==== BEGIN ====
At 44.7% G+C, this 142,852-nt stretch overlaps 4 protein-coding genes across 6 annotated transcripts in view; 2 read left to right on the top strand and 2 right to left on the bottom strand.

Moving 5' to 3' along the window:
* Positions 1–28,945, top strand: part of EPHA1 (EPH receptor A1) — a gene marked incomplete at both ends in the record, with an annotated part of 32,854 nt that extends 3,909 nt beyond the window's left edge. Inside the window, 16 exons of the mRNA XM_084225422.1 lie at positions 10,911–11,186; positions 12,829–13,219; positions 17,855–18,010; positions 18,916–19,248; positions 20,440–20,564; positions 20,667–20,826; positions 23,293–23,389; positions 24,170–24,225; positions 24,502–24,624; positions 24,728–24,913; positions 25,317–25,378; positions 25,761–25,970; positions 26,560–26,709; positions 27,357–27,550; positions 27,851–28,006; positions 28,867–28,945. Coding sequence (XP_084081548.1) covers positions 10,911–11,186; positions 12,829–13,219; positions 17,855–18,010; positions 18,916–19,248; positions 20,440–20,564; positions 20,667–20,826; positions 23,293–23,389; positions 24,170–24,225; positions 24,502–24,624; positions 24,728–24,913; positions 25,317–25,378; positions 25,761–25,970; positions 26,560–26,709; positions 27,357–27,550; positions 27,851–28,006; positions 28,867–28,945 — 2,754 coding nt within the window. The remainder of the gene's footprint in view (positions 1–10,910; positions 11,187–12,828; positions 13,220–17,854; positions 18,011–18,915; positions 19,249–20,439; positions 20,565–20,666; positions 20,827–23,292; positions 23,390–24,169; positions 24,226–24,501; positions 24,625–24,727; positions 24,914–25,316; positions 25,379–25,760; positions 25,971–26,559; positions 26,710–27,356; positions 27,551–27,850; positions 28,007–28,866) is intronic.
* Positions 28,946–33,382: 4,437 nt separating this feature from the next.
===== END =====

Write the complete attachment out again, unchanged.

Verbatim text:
At 44.7% G+C, this 142,852-nt stretch overlaps 4 protein-coding genes across 6 annotated transcripts in view; 2 read left to right on the top strand and 2 right to left on the bottom strand.

Moving 5' to 3' along the window:
* Positions 1–28,945, top strand: part of EPHA1 (EPH receptor A1) — a gene marked incomplete at both ends in the record, with an annotated part of 32,854 nt that extends 3,909 nt beyond the window's left edge. Inside the window, 16 exons of the mRNA XM_084225422.1 lie at positions 10,911–11,186; positions 12,829–13,219; positions 17,855–18,010; positions 18,916–19,248; positions 20,440–20,564; positions 20,667–20,826; positions 23,293–23,389; positions 24,170–24,225; positions 24,502–24,624; positions 24,728–24,913; positions 25,317–25,378; positions 25,761–25,970; positions 26,560–26,709; positions 27,357–27,550; positions 27,851–28,006; positions 28,867–28,945. Coding sequence (XP_084081548.1) covers positions 10,911–11,186; positions 12,829–13,219; positions 17,855–18,010; positions 18,916–19,248; positions 20,440–20,564; positions 20,667–20,826; positions 23,293–23,389; positions 24,170–24,225; positions 24,502–24,624; positions 24,728–24,913; positions 25,317–25,378; positions 25,761–25,970; positions 26,560–26,709; positions 27,357–27,550; positions 27,851–28,006; positions 28,867–28,945 — 2,754 coding nt within the window. The remainder of the gene's footprint in view (positions 1–10,910; positions 11,187–12,828; positions 13,220–17,854; positions 18,011–18,915; positions 19,249–20,439; positions 20,565–20,666; positions 20,827–23,292; positions 23,390–24,169; positions 24,226–24,501; positions 24,625–24,727; positions 24,914–25,316; positions 25,379–25,760; positions 25,971–26,559; positions 26,710–27,356; positions 27,551–27,850; positions 28,007–28,866) is intronic.
* Positions 28,946–33,382: 4,437 nt separating this feature from the next.